As I researched what I could find on August, the first thing my eyes went to was “National Root Beer Float Day” on the 6th. That was due to the fact that Root Beer has always been a favorite beverage of my bride. However it was another title that made me stop and mull it over. Before getting to that, I want to share a little history with you. Years ago, a friend by the name of Terry Figgins preached a sermon in which he pointed out that the typical headstone had a birth date and a date that let people know when that person had left this earth. Terry said that those two dates were connected by a dash and that dash represented an entire span of life. In that dash a person had lived a life, touched the lives of others, often had children, worked in a career, and was forever engrained in the memory of others. He went on to say, “That dash is the legacy of that person.” Terry then challenged us to ponder what our legacy would be. Terry was a dedicated servant of God who together with his wife raised a son who in turn became a dedicated servant of God. Terry and his wife also had a daughter but I only met her once. I did, however, work with his son so I interacted with the legacy Terry left after he went to be with the Lord. Terry’s challenge in that sermon that I heard at least sixteen years ago has remained lodged in my life.
I want to share another name with you and wonder if any history buffs will recognize it. It is the name Philip Johnston. Philip Johnston was a WWI vet too old to enlist to fight in WWII. In 1942 things were not going well for the U.S. or its allies. Our Pacific fleet had been decimated; France had fallen to the Nazis; and England was suffering from almost nightly bombings. To make things worse on the Pacific front, the Japanese were highly successful at breaking any code our military used to communicate plans on operations. Often those communications compromised the operation before it even got off the ground. In stepped Philip Johnston. Philip was the son of Protestant missionaries and had grown up on the Navajo reservation. The concept of a military code in the Navajo language came to his mind and he pitched the idea to the Marine Corps. Over the course of some months, the plan moved forward to the point of bilingual Navajo young men being recruited, trained as Marines and assigned to communications in the Pacific. The contribution of the Navajo Code Talkers is impossible to measure. Their efforts were a monumental contribution to the success of American forces in the Pacific. Both Philip Johnston and the Navajo Code talkers left a legacy that is engrained in American history. I am sure that his name remained unknown by most of the Marines whose lives were saved due to his idea.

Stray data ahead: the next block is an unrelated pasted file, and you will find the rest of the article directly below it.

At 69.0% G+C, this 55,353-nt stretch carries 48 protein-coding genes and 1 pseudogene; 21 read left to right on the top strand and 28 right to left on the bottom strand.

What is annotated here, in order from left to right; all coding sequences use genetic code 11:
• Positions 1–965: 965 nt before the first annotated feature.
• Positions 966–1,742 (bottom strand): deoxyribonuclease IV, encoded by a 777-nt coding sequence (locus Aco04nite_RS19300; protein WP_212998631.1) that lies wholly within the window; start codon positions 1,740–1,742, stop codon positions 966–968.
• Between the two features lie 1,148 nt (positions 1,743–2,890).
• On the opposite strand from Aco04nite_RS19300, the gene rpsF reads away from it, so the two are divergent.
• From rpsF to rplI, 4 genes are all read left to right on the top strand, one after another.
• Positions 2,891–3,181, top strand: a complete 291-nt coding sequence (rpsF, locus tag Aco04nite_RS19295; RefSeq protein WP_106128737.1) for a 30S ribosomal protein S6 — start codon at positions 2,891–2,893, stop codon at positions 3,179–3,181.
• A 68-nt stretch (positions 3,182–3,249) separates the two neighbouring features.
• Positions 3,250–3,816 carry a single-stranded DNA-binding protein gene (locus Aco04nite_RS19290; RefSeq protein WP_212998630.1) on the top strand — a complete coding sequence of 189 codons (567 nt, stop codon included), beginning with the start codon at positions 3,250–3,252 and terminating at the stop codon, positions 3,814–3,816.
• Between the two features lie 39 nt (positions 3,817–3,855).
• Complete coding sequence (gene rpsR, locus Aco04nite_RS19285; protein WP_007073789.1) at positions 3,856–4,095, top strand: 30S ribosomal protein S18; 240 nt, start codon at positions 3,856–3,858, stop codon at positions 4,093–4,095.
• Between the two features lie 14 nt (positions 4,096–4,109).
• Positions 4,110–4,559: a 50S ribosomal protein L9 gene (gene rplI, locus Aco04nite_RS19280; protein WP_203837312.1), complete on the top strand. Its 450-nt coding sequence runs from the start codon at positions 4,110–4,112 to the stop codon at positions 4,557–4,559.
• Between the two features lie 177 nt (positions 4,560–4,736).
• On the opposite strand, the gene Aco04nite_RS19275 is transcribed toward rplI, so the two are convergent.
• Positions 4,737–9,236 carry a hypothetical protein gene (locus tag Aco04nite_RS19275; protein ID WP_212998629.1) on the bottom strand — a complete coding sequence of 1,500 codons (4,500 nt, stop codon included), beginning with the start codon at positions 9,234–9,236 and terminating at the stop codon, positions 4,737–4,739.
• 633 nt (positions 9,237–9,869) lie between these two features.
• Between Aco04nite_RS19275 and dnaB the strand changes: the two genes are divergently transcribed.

Our legacy is sometimes like that as well. Only a few will know it. Why did I bring up the story
of Terry Figgins and Philip Johnston? It just so happens that August is “What will be your legacy month?” How will each of us answer such a question? What will the significance of the dash on our headstone be?
As you ponder that question, let me leave you with one more. What do you think of your feet? Some of us look at our feet and see calluses, dry skin, perhaps some rather prominent veins or some swelling from retained water and we lament what age has done to them. Paul wrote in Romans 10:15 “How beautiful are the feet of those that preach the Good News!” (ESV) The 17th of August is “I Love My Feet Day”. When our legacy includes preaching the Good News of Jesus Christ, we need to remember that God’s Word tells us our feet are beautiful. I love my feet because I do preach the Good News of Jesus Christ. Do you love your feet? I pray that will be part of my legacy. Do you?
Have a blessed August,